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To Fee, Or Not To Fee. Is Your Credit Card’s Annual Fee Worth It?

credit card annual fees With juicy rewards, hefty perks and insurance coverages that can make brokers blush, some credit card annual fees can be worth their weight in gold. However, for many, if you’re not spending big or travelling frequently, you could find yourself on the wrong side of the bottom line.

Think about it this way. If the average annual fee for a premium credit card is $120, and you’re earning 2% in rewards, your first $6,000 in credit card spend would go towards paying your annual fee – just to break even.

If you’re trying to figure out if you’re annual fee credit card is worth it’s salt, here’s a roadmap.

Annual Fee Makes Sense

 1. When the insurance benefits outweigh the fee – and aren’t available on a no-fee card

Credit cards can be one of the most effective ways to get high quality, free travel insurance. For the small price of $120, you could be covered for travel medical, trip cancellation, trip interruption, flight delay, lost/delayed luggage, car rental, extended warranty, purchase protection (loss or theft within 90 days), and price protection (pay the difference of a price drop within 60 days).

Travel medical and trip cancellation alone can be worth $120. Car rental insurance can cost $30 a day. So even if you don’t plan on spending huge sums on your credit card, if you plan on using the included insurance coverages, you could be saving well over $500 a year.

2. When the perks outweigh the fee

So your travel credit card has an annual fee of $120, but you really prefer using your no fee cash back card for most of your everyday purchases. Does it still make sense to keep your annual fee card if you’re not going to spend big on it?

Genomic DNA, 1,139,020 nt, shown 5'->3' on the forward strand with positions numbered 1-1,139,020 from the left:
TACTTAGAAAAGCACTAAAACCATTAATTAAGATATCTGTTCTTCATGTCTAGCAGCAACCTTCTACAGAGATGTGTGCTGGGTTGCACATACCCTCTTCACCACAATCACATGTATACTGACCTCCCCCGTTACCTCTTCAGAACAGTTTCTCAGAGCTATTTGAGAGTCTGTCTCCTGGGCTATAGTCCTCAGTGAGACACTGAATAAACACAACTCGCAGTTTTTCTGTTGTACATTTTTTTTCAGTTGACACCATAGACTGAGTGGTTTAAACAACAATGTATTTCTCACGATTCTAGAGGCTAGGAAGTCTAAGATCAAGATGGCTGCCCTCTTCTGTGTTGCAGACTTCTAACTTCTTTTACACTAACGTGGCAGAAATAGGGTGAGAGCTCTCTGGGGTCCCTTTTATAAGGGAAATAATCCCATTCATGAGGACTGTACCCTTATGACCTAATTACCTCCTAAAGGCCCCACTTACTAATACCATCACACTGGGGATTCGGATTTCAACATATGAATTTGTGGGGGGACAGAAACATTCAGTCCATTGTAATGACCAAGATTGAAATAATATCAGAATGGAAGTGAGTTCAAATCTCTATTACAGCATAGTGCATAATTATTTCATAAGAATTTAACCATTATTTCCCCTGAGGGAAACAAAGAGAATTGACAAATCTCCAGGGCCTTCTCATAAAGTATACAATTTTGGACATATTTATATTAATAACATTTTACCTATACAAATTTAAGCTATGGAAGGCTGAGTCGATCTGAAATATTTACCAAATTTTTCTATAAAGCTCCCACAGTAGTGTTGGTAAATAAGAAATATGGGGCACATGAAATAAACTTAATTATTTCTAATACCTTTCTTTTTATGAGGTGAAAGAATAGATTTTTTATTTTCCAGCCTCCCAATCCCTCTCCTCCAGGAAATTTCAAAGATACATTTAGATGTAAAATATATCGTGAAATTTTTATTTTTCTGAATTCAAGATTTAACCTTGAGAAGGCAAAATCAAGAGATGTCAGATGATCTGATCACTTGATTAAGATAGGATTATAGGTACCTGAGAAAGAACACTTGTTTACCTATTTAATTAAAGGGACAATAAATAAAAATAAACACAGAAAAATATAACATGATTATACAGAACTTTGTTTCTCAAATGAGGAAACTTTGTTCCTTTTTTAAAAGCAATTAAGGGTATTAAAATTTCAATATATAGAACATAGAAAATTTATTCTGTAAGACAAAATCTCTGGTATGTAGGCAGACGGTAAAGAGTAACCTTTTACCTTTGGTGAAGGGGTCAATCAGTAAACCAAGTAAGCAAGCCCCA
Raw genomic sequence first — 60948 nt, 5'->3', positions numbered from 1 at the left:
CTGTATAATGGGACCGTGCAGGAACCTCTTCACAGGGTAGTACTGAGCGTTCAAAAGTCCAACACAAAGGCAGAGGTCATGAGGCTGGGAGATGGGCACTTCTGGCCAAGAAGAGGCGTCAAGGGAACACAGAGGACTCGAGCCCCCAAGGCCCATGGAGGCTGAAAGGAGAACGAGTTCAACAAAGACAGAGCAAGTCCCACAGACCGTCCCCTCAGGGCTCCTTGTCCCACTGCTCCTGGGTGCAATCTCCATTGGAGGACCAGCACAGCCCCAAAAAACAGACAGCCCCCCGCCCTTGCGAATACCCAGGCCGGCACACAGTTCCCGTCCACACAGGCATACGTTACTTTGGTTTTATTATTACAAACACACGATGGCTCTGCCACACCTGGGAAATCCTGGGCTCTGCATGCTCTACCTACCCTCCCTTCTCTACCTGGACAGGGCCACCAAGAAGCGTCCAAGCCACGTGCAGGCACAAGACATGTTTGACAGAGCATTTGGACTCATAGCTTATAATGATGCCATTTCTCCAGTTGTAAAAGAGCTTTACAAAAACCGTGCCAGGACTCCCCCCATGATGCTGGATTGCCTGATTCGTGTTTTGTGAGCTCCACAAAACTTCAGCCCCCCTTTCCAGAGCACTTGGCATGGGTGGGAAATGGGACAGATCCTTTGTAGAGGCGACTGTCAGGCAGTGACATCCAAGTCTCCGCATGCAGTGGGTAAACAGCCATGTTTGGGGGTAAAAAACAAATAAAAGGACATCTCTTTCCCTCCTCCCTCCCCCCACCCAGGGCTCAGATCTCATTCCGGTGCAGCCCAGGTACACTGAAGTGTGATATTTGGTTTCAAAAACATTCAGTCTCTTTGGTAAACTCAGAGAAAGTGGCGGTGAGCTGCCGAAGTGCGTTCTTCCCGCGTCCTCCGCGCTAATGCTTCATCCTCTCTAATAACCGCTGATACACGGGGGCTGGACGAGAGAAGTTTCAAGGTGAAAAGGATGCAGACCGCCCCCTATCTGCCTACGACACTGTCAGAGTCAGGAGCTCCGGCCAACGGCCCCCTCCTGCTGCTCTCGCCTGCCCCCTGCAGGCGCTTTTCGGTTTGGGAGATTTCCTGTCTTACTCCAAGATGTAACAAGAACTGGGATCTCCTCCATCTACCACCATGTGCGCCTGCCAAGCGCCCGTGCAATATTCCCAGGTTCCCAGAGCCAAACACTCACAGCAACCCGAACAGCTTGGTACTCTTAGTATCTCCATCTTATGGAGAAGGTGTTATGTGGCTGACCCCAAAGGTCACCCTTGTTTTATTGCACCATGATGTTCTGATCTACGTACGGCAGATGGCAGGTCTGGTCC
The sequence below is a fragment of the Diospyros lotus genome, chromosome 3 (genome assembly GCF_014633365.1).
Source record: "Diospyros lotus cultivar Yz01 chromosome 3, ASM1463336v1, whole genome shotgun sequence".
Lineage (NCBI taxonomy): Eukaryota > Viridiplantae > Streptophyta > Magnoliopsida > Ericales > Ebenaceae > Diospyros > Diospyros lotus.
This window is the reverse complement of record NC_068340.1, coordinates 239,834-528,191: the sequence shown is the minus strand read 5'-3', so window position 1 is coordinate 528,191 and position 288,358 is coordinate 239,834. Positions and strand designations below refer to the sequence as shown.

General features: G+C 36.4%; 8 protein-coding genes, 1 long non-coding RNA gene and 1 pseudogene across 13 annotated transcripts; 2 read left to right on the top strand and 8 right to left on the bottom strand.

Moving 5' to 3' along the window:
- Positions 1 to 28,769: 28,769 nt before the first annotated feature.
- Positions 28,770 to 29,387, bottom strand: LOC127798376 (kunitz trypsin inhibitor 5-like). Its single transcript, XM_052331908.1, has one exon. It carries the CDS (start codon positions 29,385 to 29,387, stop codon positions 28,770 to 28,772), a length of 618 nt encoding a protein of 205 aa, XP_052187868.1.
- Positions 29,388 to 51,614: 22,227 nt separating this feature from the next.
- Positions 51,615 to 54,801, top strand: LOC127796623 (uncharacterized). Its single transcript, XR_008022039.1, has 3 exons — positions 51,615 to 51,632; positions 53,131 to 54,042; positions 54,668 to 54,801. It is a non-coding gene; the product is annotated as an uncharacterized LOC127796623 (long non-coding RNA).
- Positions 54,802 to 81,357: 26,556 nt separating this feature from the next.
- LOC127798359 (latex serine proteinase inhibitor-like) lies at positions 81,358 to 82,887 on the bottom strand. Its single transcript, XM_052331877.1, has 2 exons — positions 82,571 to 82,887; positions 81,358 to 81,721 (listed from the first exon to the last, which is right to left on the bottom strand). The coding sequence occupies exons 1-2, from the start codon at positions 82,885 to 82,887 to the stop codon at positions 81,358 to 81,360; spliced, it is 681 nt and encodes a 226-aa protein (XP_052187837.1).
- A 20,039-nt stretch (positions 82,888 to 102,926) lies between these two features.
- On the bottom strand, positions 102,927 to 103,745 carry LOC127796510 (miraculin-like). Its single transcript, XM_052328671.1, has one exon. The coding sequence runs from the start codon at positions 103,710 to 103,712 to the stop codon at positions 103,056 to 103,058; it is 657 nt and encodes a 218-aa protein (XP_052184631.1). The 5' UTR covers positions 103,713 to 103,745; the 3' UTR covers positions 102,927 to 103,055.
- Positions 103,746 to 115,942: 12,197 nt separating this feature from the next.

In many cases the answer is yes. For example, if you get a $120 companion airline ticket to anywhere in North America every year, a free hotel night anniversary bonus, use the 4 free airport lounge access passes, get complimetary roadside assistance, or jump to elite hotel status giving you free internet and business lounge access, it pays to keep the card.

3. When you spend big, and take advantage of the higher earn rate

Let’s say you have the Scotia Momentum Infinite Visa card, which has a $99 annual fee (waived in the first year), but gets you 4% cash back at gas stations and grocery stores. If you spend $50 a week at the pump and $200 a week on groceries, you’ll earn $520 cash back a year. If we net out the annual fee of $99, you’ll get $421 in net cash back earnings per year or a 3.2% earn rate! Phenominal value.

You can see from the example above that your spend level and the credit card’s earn rate easily cover the cost of the annual fee. There is no Canadian no annual fee credit card that offers comparable value, even when you net out the annual fee.

Annual Fee is a Dog’s Breakfast

1. When you don’t use the benefits

You can have all the travel insurance in the world, but if you don’t travel, or you’re not eligible to be covered (e.g. you’re 70 years old and the travel medical coverage only extends till 65), there’s no value for you.

2. When you can get the benefits you want from a no-fee card

Benefits like car rental insurance, extended warranty, purchase protection and even trip interruption are offered on many, if not most, no-fee credit cards. If that’s all you’re looking for, get it for free.

3. When you’re carrying a credit card balance

If you’re carrying a credit card balance on a credit card with a large annual fee, you’re likely far better off with a low interest option like a low rate card or a low balance transfer credit card.

Most credit cards with large annual fees, are intended to be rewards credit cards and come with steep interest rates of 19.9% and above.  Even if you’re earning 2% in rewards for every $1 in credit card spend, you’re still being charged 19.9% in interest annually – you do the math.

Concluding Remarks

To help you determine the best credit card Canada has for you, use our credit card comparison tool. It tells you how much you’ll earn from each credit card, after the annual fee has been netted out of your annual rewards.

If you’ve come to the conclusion that your credit card isn’t worth the annual fee, you can do one of 3 things: cancel it, convert it, or throw a hail mary and ask your issuer to waive the annual fee, maybe they’ll bite.

While credit cards with annual fees should always come laden with a rich earn rate, rewards you enjoy redeeming for, rewards that are easy to redeem when you want to, and valuable perks and benefits, that’s not always the case. Don’t be afraid to switch to a card that suits your needs better. You can always try an annual fee card with a first year fee waiver, to see if it suits your needs better.

 

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